Whether you have an agent or not, you will need a marketing plan to detail how you expect to sell your photography. Think of your ideal client and brainstorm all the possible ways they might find your work.
Create a comprehensive list of where the best places to sell your photography would be. Include every possibility you can think of. Be bold and go wildly outside the box.
Don’t forget to consider how you intend to use each social media platform and choose at least one if not more to regularly showcase your work. Doing them all is overkill. Better to choose the ones that you truly enjoy, or at least don’t hate, and learn to master those.
The best way to engage with social media is by determining how you can add value to your followers, how you can use the innate properties of that platform and get people interested in what you have to offer. Put a system in place to continue to build the relationship and develop trust between you and your viewers. Don’t just plop your work out there and expect to get a response, use it to start a conversation.
Join my list now and never miss a post:
Do Your Research
No matter which venue you approach to sell or license your photographs, it is important to research them first in order to find the best fit. Then follow their submission guidelines carefully when you contact the editor, agent, or gallerist.
Many photographers now sell their pictures through micro-stock agencies. And this can be a good source of income. Study the contract and read the fine print. And know that you don’t have to limit yourself to one, you can use multiple sites unless your contract states otherwise.
These sites are often teeming with photographers all wanting to sell their work. The best way to get noticed and stand out from the others is to tag your work, but make sure it is appropriate.
Create an online portfolio and label it with your name and a thoughtful sentence or two about your work, what you do, and don’t forget to add your contact information.
I strongly advise that photographers create the images that speak to them – and develop a strong body of work, rather than worry about finding a market. If there is no market, then you will simply have to create one.
For example, when I had a gallery I represented the beautiful bird portraits of Kate Breakey. I had great success with Kate’s work and was about to give her a third show. But I was afraid that I had saturated the market I had built. I wanted to reach out to a new audience, and so I approached the Audubon Society, a philanthropic organization dedicated to the preservation of birds.
The Audubon Society and I agreed to co-host a fundraiser. They were able to raise money for their cause through taking a portion of the sales and, using their mailing list, I was able to create a whole new market for Kate’s work. Such out-of-the-box approaches work really well, it just takes imagination and fearless hard work.
Being a photographer is a difficult path. Most who choose this road do so because they have something to say, it’s a mode of expression. But often it is fear that causes a photographer to veer their work toward the market and away from their heart. Success may come, but it won’t be sustainable or help them to grow and evolve.
Figure out what you want to shoot. What do you want to explore? What do you want your work to say? Even if you are shooting commercial photography for advertising agencies, you will still have a voice. It is this unique perspective that will stand you apart from the pack.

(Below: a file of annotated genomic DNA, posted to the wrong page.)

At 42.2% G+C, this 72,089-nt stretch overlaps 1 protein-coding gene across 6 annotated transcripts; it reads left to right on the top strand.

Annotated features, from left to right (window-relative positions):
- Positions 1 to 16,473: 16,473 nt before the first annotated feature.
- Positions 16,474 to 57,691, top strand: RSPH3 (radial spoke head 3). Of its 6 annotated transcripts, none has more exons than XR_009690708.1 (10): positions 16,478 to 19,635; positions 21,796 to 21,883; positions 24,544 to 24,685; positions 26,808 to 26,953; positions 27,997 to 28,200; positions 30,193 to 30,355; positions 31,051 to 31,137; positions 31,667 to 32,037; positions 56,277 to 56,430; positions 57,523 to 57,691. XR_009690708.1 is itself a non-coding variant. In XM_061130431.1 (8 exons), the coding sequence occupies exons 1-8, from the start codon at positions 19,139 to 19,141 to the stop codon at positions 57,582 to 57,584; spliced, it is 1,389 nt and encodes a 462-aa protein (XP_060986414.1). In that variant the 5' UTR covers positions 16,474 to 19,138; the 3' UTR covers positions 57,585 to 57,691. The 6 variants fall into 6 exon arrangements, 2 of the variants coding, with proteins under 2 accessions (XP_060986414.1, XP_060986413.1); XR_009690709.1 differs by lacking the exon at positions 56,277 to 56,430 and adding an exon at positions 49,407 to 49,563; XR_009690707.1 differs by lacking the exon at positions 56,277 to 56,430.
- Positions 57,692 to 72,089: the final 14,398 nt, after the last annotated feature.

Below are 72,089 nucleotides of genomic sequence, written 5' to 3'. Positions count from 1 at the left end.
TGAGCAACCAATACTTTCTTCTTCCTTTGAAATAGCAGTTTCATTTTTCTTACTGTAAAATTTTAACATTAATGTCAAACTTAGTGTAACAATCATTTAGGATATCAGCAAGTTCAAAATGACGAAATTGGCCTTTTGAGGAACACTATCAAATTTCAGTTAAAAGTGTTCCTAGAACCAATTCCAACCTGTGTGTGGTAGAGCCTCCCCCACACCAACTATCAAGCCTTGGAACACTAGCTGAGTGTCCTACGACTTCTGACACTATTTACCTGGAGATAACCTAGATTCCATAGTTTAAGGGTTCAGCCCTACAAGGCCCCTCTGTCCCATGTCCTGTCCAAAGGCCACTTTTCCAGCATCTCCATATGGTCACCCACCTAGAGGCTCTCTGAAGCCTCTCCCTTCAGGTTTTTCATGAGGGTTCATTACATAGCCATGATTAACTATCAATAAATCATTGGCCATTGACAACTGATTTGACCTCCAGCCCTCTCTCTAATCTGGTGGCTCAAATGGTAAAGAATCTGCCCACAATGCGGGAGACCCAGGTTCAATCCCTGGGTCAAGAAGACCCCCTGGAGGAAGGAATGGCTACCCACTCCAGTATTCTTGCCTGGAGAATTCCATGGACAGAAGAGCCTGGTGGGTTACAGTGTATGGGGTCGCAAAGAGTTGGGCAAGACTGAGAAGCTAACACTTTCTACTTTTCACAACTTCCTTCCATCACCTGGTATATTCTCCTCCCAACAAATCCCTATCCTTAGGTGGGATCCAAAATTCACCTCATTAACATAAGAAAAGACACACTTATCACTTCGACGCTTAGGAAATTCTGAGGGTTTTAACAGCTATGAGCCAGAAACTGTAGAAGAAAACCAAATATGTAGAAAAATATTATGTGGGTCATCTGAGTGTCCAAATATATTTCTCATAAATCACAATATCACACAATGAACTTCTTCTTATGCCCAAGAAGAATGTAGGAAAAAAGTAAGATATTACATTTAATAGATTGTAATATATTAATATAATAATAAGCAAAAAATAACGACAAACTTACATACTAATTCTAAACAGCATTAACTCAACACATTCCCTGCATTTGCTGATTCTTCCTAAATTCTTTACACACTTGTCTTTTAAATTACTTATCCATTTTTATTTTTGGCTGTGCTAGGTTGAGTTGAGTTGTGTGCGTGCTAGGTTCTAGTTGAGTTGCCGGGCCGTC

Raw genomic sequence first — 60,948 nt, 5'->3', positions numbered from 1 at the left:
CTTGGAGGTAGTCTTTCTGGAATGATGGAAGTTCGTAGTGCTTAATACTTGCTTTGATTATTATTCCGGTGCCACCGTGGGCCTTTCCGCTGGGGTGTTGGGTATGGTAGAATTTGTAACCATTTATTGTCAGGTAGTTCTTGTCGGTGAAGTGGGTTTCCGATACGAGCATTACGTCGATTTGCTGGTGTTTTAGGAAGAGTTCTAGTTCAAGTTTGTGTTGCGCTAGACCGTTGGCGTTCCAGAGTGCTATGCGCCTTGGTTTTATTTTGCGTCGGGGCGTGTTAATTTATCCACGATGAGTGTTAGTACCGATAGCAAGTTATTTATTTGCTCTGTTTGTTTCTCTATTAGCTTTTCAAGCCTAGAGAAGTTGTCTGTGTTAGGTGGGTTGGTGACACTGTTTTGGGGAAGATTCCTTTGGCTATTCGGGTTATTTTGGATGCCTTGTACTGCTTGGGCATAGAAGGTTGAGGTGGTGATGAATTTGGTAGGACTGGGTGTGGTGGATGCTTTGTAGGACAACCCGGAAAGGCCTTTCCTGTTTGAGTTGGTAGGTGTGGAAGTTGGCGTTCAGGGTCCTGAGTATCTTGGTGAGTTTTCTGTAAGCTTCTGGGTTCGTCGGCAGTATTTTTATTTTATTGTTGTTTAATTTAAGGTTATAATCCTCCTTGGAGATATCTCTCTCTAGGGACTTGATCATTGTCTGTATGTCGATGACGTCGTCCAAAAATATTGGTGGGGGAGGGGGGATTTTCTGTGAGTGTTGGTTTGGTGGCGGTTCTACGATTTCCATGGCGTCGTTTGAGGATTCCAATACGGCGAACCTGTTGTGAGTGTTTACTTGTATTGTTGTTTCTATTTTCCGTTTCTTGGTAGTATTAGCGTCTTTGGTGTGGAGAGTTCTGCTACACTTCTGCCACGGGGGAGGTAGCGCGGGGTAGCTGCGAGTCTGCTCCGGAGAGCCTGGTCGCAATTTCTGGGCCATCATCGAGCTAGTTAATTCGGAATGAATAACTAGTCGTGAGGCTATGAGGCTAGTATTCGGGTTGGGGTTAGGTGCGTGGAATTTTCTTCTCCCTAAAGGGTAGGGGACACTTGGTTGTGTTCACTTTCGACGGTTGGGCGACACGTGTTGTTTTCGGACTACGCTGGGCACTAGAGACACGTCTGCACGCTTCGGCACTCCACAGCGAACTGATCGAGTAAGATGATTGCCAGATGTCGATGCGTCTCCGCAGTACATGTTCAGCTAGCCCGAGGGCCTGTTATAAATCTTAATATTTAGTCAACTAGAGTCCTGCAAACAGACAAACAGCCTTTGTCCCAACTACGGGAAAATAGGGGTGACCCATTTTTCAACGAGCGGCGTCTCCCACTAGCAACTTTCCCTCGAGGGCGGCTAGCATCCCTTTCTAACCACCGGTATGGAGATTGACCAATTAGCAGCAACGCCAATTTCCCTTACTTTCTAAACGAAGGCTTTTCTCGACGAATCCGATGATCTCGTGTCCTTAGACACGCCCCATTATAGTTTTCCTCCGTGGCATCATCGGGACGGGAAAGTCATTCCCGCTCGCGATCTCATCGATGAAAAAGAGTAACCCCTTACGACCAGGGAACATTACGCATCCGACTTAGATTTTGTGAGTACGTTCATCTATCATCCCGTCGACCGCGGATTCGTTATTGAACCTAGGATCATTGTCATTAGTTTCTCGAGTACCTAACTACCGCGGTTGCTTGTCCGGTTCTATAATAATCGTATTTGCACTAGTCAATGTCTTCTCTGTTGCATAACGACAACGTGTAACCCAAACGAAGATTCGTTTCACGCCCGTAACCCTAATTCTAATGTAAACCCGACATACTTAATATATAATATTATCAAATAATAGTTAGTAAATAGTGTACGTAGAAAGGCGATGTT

A lot of photographers ask me, “What if my work is too different? What if it doesn’t fit in with what else is out there?”
And I respond “That is your strength.” In today’s world, it is far better to be unique than to parrot the market. I believe that success finds photographers who create something authentic, what comes from inside, more than those chasing something that is dictated by fashion.
Continue Your Education
Each photographer will have unique issues to face depending upon their potential market, their personal challenges, and their audience. For someone who has been making photographs as a hobby and wishes to begin selling, there are books and websites and blogs out there that will help.
I myself offer an online career workshop for artists and photographers. Check it out here - http://theworkingartist.com/courses
And I’m not the only one. My colleagues number in the hundreds. The challenge lies in finding one that speaks to you, to your work, and that presents the information in a way that you can relate to and understand. Do your research, sign up for a few mailing lists, listen to what each teacher has to say and who speaks to you.
Once you learn what is expected of you as a professional photographer, be a professional photographer. Meet deadlines. Have an updated website. Carry a business card, always. Only submit work that you know to be excellent. Have your materials ready to go at a moment’s notice. Opportunity doesn’t wait for you to get your act together.
Be able to speak about your work. It’s important to understand what it is that makes your work different.
Become part of a wider creative community. This will be one of your best resources. Other artists will be your most-knowledgable allies and will share what practices work for them and what might work for you.
Keep working at mastering your craft and developing your eye. Photography is both an art and a science.
Read about your field, look at other photographers’ work, understand the history of the medium, know what the issues that are now being discussed in your field. Engage.
I once against Magnum photographer David Hurn what his best advice was for aspiring photographers. His answer? “Invest in good shoes.”
Apparently, the road to success is rocky. But I truly believe that if you organize your business, present yourself and your materials professionally, identify your market, work well with others, find your niche, and market your work smartly, you will succeed in selling your photographs. And as your reputation continues to grow, so will your career.